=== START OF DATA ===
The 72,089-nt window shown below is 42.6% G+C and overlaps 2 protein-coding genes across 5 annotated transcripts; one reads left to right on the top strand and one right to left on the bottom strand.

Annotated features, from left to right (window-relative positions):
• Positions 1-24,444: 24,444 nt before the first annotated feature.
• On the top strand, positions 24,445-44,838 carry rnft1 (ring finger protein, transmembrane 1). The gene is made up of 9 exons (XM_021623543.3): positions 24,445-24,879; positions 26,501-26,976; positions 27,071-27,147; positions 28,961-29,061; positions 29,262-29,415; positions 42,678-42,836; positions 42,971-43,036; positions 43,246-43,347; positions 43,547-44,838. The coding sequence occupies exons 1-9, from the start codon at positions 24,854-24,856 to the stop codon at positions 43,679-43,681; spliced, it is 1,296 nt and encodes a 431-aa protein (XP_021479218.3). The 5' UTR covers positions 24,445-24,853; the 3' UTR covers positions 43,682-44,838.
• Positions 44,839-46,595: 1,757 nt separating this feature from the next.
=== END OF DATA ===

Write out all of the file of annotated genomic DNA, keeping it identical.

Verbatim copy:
The 72,089-nt window shown below is 42.6% G+C and overlaps 2 protein-coding genes across 5 annotated transcripts; one reads left to right on the top strand and one right to left on the bottom strand.

Annotated features, from left to right (window-relative positions):
• Positions 1-24,444: 24,444 nt before the first annotated feature.
• On the top strand, positions 24,445-44,838 carry rnft1 (ring finger protein, transmembrane 1). The gene is made up of 9 exons (XM_021623543.3): positions 24,445-24,879; positions 26,501-26,976; positions 27,071-27,147; positions 28,961-29,061; positions 29,262-29,415; positions 42,678-42,836; positions 42,971-43,036; positions 43,246-43,347; positions 43,547-44,838. The coding sequence occupies exons 1-9, from the start codon at positions 24,854-24,856 to the stop codon at positions 43,679-43,681; spliced, it is 1,296 nt and encodes a 431-aa protein (XP_021479218.3). The 5' UTR covers positions 24,445-24,853; the 3' UTR covers positions 43,682-44,838.
• Positions 44,839-46,595: 1,757 nt separating this feature from the next.